Significant numbers of physicists believe colleagues get an undeserved share of the credit for academic research publications, according to a survey.
Two-thirds of scientists whose latest journal article had three or more co-authors told researchers that at least one had not made sufficient contribution to merit a mention according to one of the strictest sets of guidelines available, issued by the international committee of medical journal editors.
Even by the less exacting standards of the American Physical Society (APS), the world's largest physics organisation, almost a quarter still felt their last paper carried inappropriate credits.
Yet just 3 per cent said they had personally rejected an undeserving scientist who had expected to be included.
Co-authorship is a contentious issue that is coming under scrutiny as many assessments of research output rely at least in part on measuring publications and citations.
Eugen Tarlow, director of consulting at Avalon Business Systems and a member of the Council of Science Editors, analysed questionnaires returned by 3,537 members of the APS.
His findings, published in the British journal Science and Engineering Ethics this week, revealed widespread suspicion of inappropriate co-authors, though the level varied greatly according to which set of guidelines were applied.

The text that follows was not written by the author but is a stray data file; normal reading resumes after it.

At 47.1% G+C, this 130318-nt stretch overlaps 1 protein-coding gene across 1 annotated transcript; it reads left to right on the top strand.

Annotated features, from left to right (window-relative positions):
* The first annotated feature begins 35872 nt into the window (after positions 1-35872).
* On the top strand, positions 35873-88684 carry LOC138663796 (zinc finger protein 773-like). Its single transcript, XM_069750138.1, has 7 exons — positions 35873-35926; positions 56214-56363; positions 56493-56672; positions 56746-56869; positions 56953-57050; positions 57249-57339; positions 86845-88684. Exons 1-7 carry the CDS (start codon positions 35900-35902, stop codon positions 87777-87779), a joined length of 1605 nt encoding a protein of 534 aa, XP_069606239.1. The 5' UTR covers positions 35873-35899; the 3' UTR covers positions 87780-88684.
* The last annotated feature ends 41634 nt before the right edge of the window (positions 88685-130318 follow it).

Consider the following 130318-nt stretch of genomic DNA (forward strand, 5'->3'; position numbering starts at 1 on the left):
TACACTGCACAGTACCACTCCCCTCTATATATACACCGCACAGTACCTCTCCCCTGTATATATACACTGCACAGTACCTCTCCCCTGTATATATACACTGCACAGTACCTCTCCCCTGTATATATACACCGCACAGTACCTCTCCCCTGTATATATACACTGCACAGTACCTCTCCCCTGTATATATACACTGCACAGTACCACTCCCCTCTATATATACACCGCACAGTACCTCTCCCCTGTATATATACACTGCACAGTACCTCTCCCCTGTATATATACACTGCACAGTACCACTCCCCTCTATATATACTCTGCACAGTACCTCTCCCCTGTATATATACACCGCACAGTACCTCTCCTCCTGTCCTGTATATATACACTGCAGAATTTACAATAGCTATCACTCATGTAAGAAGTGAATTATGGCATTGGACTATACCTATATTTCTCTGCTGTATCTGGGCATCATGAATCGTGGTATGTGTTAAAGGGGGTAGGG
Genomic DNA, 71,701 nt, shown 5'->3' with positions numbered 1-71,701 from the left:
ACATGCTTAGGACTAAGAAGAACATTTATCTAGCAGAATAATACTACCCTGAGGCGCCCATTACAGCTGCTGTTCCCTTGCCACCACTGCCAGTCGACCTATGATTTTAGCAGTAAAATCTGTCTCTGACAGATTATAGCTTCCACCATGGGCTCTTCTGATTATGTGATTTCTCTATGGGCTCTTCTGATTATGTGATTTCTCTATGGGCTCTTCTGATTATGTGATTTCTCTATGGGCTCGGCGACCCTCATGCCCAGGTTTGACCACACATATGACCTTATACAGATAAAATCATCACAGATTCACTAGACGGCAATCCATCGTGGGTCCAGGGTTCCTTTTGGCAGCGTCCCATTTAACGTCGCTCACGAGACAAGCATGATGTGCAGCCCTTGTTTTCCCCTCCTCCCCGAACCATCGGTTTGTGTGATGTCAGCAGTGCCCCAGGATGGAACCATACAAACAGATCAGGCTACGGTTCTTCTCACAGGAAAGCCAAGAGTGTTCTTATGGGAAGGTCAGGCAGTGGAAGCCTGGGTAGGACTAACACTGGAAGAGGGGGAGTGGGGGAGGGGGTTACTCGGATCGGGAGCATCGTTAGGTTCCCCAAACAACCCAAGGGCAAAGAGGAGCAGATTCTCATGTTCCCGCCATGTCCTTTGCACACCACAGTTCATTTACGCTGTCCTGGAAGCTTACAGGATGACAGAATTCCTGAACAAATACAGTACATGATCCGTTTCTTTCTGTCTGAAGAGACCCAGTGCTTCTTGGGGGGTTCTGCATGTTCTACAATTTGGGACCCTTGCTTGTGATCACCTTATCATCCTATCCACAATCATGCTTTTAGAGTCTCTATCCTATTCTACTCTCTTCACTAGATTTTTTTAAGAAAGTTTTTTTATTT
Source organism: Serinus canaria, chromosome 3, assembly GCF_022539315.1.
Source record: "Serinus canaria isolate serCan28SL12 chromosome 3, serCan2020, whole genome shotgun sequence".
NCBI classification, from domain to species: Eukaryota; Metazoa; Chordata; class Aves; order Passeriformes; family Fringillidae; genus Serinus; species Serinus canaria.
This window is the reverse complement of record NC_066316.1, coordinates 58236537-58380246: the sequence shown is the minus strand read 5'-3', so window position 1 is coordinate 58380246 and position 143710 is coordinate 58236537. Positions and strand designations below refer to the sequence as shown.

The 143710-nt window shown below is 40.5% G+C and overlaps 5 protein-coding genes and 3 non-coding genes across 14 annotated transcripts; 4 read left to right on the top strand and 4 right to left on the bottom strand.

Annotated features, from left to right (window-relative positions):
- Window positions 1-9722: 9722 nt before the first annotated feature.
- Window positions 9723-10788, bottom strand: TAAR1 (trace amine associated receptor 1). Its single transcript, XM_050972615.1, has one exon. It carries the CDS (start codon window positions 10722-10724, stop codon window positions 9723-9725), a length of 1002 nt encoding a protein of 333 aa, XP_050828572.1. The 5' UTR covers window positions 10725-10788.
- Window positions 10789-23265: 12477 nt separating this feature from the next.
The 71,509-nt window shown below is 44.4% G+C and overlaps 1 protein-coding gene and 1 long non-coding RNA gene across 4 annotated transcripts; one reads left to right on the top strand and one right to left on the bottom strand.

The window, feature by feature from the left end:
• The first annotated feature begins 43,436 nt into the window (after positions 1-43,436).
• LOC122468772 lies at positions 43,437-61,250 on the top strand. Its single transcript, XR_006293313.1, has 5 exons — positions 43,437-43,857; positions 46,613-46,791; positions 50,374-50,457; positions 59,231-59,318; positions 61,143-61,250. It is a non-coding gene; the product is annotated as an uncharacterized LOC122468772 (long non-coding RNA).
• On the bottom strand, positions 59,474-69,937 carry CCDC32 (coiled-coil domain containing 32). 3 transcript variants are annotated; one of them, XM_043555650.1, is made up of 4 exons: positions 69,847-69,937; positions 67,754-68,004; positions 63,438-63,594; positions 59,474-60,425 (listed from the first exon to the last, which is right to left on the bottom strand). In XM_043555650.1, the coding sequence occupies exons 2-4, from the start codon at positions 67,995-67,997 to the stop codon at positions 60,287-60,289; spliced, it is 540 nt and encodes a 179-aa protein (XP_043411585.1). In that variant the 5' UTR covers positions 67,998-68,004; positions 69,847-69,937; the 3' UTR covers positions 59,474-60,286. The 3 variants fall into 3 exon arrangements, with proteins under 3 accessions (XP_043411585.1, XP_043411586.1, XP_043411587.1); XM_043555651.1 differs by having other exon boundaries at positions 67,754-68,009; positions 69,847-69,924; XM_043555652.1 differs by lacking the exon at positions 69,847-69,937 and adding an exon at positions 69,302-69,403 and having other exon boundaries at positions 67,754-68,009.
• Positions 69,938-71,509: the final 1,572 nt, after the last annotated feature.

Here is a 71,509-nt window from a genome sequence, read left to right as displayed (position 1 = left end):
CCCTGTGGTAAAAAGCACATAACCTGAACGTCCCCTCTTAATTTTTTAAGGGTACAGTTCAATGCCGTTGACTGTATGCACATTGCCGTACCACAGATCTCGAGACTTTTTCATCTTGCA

Nevertheless, Dr Tarlow said that many physicists were hostile to his work and felt there was not a problem in crediting colleagues.
"Appropriate authorship assignment is one of the most sensitive issues in science. I think there are very strong social pressures - physics is very political," he said.
He said it was strange that physicists who were precise in their descriptions of the reality of a physical system did not exercise the same standards when describing their professional collaborations.
The study showed that 46 per cent of the respondents said the most important contributor on their last paper could not be identified by looking at the authorship list.
The results were dismissed by Alun Jones, chief executive of the Institute of Physics. He said he had not come across the problem during his time working on both sides of the Atlantic and was confident it was not a consideration in the UK.
"I'm rather surprised that the study's deductions have been based on the last paper published by the author because in science the contribution of an individual and group is based on a series of papers," Professor Jones said.